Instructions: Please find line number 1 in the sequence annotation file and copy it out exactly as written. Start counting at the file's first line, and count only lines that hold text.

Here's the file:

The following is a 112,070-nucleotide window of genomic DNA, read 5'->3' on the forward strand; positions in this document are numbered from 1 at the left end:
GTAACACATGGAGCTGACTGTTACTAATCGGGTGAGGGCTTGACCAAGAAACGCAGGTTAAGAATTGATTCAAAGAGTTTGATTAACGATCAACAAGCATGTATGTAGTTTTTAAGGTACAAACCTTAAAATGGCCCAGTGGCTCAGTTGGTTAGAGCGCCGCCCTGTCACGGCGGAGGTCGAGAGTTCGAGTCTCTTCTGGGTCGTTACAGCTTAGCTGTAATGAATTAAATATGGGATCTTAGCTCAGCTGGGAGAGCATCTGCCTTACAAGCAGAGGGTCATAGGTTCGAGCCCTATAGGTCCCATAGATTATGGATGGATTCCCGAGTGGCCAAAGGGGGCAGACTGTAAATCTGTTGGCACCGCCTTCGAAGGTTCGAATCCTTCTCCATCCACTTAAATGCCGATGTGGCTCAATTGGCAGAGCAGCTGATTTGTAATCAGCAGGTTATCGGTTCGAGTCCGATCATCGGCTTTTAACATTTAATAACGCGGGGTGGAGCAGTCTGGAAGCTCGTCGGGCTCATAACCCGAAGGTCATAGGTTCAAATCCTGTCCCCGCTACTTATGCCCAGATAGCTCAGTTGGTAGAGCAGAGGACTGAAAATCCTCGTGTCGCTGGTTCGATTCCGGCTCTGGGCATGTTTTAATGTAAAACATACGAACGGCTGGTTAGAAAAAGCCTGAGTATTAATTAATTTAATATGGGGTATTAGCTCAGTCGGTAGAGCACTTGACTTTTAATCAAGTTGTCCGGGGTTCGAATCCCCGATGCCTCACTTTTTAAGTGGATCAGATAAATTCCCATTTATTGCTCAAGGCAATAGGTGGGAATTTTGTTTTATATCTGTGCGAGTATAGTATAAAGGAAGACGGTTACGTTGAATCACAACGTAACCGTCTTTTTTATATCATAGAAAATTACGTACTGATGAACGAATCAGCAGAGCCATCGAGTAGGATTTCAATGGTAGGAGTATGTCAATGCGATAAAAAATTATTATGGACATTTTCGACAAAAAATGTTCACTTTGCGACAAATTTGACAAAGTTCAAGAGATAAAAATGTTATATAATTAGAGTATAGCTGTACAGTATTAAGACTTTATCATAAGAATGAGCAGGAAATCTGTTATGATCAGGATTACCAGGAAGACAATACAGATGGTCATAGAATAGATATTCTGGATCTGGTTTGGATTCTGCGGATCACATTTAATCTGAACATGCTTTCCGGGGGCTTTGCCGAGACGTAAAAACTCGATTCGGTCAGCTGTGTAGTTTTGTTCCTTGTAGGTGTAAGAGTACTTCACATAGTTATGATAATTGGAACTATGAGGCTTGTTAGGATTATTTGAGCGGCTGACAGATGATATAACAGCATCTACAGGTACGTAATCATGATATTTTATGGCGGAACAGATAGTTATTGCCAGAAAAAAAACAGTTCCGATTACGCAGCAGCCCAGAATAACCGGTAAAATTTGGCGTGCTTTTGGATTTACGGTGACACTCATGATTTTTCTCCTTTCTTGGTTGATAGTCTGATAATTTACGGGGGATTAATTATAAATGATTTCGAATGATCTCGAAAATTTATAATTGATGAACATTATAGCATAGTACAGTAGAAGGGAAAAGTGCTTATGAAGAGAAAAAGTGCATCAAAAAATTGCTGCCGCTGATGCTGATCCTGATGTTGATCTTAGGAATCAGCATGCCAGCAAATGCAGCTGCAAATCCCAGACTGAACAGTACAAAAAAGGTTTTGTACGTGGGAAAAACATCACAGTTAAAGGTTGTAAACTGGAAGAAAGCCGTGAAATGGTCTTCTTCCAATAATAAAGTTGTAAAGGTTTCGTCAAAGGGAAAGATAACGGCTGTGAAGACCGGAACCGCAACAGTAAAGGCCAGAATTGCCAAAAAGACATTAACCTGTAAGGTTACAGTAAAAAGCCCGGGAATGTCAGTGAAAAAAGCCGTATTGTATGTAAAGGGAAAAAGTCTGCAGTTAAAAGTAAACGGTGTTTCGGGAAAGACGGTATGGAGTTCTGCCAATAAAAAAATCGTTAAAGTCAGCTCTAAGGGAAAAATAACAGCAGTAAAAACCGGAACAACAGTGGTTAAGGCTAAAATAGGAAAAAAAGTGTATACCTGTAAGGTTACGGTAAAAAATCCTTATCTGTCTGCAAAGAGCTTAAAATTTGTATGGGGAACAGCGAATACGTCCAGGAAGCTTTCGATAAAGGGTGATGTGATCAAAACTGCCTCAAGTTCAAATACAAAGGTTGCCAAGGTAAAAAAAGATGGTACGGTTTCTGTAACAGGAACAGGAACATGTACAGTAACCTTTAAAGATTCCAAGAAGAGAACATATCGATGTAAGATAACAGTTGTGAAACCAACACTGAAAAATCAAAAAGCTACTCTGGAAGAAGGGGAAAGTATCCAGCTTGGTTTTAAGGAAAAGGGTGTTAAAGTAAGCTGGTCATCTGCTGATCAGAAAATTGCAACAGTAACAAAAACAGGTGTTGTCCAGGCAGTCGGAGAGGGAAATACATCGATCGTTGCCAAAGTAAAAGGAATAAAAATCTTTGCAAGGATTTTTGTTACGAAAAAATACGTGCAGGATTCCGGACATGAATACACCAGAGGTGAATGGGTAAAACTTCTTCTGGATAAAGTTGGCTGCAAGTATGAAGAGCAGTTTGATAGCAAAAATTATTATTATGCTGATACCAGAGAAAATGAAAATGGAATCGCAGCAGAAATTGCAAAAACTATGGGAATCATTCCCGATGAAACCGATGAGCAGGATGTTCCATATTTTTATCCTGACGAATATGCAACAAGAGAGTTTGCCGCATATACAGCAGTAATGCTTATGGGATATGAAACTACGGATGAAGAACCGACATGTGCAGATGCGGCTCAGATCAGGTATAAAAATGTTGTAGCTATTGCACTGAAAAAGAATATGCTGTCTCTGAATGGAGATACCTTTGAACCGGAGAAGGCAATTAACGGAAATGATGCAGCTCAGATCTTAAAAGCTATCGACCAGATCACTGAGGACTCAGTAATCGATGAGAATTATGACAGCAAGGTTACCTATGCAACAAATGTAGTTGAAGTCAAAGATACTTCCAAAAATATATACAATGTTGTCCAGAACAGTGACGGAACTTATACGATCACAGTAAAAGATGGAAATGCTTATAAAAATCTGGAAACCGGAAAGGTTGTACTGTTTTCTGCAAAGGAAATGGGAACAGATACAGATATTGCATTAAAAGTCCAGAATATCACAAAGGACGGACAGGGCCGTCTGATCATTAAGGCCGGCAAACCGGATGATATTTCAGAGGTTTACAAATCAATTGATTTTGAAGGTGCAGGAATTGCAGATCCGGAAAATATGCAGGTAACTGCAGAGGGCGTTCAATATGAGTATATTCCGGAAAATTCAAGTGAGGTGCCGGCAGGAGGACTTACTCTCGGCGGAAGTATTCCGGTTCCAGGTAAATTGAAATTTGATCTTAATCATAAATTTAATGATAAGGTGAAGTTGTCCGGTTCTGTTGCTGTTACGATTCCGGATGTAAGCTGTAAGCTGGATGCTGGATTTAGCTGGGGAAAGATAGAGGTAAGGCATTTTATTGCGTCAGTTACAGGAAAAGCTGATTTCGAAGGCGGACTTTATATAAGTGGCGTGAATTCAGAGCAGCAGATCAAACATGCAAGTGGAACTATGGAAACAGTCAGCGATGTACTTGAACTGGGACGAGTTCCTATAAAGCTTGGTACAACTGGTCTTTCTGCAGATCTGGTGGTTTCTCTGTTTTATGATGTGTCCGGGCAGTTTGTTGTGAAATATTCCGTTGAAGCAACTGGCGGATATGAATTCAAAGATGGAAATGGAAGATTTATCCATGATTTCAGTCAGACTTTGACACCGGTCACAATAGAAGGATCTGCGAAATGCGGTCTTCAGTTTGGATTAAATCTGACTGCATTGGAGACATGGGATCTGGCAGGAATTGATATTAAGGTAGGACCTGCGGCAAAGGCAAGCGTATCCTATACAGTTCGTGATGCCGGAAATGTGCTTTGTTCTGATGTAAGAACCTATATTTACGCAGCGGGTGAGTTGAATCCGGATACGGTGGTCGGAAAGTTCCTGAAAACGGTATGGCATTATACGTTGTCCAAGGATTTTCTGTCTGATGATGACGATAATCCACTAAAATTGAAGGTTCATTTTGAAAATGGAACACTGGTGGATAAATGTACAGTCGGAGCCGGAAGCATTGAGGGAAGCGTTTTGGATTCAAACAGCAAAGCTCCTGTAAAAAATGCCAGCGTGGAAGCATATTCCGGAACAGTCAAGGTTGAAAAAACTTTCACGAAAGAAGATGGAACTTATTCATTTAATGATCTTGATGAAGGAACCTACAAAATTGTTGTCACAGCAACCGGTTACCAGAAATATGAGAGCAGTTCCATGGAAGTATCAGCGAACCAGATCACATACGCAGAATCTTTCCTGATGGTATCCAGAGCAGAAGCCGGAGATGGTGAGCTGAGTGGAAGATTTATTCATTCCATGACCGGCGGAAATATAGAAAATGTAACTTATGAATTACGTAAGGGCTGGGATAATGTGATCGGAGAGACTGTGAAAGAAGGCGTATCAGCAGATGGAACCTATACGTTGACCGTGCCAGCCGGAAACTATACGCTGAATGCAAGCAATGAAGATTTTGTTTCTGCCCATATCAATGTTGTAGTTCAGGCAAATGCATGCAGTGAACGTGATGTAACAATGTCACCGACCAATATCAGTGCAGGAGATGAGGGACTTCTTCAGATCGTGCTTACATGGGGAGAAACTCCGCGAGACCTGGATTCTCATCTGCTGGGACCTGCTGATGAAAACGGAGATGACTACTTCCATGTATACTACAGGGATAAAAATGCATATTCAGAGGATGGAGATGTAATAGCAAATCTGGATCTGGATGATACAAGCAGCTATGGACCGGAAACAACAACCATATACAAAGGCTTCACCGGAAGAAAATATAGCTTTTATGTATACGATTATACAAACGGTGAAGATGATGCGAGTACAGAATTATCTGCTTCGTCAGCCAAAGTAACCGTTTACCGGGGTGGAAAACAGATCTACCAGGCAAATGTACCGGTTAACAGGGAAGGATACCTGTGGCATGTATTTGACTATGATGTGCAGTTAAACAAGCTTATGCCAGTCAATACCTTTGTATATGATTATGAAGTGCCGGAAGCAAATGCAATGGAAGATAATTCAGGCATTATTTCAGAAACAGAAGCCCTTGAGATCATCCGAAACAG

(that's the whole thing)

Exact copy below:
The following is a 112,070-nucleotide window of genomic DNA, read 5'->3' on the forward strand; positions in this document are numbered from 1 at the left end: